Instead, let’s suppose an entirely different world, where monetary policy – whatever its real effects, acts primarily through asset prices. However, the argument goes beyond Tobin’s q (the empirical evidence for which is weak) or the wealth effects on consumption. Financial flows dominate real flows. Lower interest rates need not translate into greater demand for current spending but simply increased carry trade arbitrages etc. etc. Add to this world a Fischer Black finance-view of capital. In the aggregate, it doesn’t make sense to differentiate between quantities and prices of capital. A change in asset prices is an instantaneous increase or decrease in the stock of capital itself. Capital is not buildings and factories, but simply the PV of expected future cash flows.

    Notice that this conception of capital is entirely consistent with Keynes’s (and the later Hicks’s) conception of all capital as effectively infinitely lived. When firms invest, they do not buy this machine or that building. They buy more of their firm, awkward as that sounds.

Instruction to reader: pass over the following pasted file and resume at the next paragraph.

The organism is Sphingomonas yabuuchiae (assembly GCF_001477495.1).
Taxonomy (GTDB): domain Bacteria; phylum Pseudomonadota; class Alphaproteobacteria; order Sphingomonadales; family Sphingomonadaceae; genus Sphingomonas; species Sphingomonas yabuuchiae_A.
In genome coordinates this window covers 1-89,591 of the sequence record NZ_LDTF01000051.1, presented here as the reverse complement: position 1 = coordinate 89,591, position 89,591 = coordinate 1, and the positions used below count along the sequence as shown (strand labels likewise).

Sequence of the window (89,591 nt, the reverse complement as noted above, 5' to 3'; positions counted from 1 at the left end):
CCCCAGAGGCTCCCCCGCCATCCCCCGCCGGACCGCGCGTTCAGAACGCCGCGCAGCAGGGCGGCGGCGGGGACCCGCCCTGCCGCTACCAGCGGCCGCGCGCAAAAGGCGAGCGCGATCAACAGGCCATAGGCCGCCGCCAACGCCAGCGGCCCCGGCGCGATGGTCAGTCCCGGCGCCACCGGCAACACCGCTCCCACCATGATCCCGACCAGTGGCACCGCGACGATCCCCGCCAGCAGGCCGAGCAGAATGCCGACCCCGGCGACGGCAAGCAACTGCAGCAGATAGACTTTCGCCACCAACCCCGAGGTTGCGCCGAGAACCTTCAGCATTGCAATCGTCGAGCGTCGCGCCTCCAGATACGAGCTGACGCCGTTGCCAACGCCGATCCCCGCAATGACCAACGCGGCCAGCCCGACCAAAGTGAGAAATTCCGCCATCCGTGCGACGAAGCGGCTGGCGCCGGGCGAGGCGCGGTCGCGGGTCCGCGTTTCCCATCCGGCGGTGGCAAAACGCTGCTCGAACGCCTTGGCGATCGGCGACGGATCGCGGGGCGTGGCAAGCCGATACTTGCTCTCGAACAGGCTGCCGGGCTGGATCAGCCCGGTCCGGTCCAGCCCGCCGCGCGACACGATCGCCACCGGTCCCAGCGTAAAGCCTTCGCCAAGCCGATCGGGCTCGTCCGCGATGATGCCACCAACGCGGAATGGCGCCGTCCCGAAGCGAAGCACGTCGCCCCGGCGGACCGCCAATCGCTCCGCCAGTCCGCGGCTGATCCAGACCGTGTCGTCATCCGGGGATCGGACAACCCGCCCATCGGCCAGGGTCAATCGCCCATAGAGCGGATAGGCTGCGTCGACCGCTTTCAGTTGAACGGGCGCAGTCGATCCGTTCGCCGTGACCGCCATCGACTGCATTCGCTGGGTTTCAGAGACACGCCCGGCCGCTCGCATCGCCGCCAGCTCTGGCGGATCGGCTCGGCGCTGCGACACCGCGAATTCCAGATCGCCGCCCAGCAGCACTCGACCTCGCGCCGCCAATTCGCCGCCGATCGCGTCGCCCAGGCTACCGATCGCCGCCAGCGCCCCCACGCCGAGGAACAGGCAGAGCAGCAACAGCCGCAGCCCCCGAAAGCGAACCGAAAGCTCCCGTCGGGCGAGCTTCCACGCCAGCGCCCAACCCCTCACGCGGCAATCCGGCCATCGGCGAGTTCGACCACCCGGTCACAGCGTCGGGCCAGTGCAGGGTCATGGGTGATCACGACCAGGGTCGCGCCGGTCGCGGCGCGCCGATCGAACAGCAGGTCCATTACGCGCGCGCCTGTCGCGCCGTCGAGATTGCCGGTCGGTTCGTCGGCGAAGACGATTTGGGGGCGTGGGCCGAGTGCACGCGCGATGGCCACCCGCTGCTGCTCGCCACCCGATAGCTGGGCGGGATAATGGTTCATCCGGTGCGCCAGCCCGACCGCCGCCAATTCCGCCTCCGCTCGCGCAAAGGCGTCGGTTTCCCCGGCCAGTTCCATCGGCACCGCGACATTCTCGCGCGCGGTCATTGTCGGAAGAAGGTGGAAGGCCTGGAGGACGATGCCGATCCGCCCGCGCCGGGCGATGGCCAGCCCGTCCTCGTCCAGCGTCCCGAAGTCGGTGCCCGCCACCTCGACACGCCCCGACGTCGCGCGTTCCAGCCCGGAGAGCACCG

In this world, a change in asset prices is not (just) a demand shock, but a supply shock, as it is a shock to capital itself. Therefore, a crash in asset prices will reduce demand, but will not cause deflation because it also contracts supply. And similar logic for an increase in asset prices. There are real effects too, so you see modest disinflation or increases in inflation in consumer prices and wages. But there will never be a sustained deflation, or a severe inflation. Instead, all adjustment happens via quantities. In output, but even more in employment (because wages are stickier than other prices). The same trend of wage rate is consistent with widely different rates of unemployment. Even a re-valuation of the wage rate may not help much, because it does very little to improve aggregate supply (and the demand effects of increase in corporate profits are countered by the Keynesian effect of workers spending lesser)